Britain is to get a new 12-sided £1 coin which the government promises will be the most secure in the world and help to fight counterfeiters.
The new coin - modelled on the old threepenny bit, which went out of circulation with the advent on decimalisation in 1971 - replaces the current offering, which has been around for 30 years.
The Royal Mint estimates that three per cent of all £1 coins are now forgeries. Over the past few years, around two million fakes have been removed from circulation every 12 months, at considerable cost to banks and the general economy.
Plans for the coin were unveiled as Chancellor of the Exchequer George Osborne prepares to deliver his Budget today. This morning Osborne tweeted a picture of the coin against his famous red box:
In addition to having 12 sides, the proposed replacement will have a bi-metallic construction of two colours and include the Mint's new Integrated Secure Identification System (iSIS) technology.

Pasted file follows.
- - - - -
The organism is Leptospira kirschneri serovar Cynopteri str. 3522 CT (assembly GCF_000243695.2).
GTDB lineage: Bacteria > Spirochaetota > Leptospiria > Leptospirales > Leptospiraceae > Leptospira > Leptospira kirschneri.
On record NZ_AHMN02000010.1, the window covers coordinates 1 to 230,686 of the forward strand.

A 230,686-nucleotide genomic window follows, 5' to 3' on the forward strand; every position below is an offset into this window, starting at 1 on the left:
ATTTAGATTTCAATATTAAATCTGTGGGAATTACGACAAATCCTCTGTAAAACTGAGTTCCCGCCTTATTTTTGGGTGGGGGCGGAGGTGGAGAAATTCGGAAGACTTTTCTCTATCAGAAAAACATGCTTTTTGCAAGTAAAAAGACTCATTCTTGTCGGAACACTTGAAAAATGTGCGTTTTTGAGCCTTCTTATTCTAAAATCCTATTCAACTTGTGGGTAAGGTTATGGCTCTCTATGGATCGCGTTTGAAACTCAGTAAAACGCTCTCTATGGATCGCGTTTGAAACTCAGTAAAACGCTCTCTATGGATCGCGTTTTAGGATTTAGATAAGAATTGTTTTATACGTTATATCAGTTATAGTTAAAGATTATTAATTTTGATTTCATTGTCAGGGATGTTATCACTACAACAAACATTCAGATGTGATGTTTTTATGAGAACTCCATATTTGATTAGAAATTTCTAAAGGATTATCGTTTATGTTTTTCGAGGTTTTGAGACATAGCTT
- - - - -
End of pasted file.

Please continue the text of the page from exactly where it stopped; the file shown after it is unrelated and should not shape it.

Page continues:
The Mint has spent around £2 million on iSIS and claims that it enables not just coins, but the whole cash cycle to be more secure, protecting the public, vending machine operators, retailers, and the wider banking system.
The coin will have the Queen's effigy on the 'heads' side, but there will be a public competition to decide the design for the reverse, or 'tails' side.
Says Osborne: "With advances in technology making high value coins like the £1 ever more vulnerable to counterfeiters, it's vital that we keep several paces ahead of the criminals to maintain the integrity of our currency.
"I am particularly pleased that the coin will take a giant leap into the future, using cutting edge British technology while at the same time, paying tribute to the past in the 12-sided design of the iconic threepenny bit."
It's not just Britain's coins which are getting a makeover. In December the Bank of England confirmed that banknotes are going plastic, beginning in 2016 with a fiver featuring the face of Winston Churchill.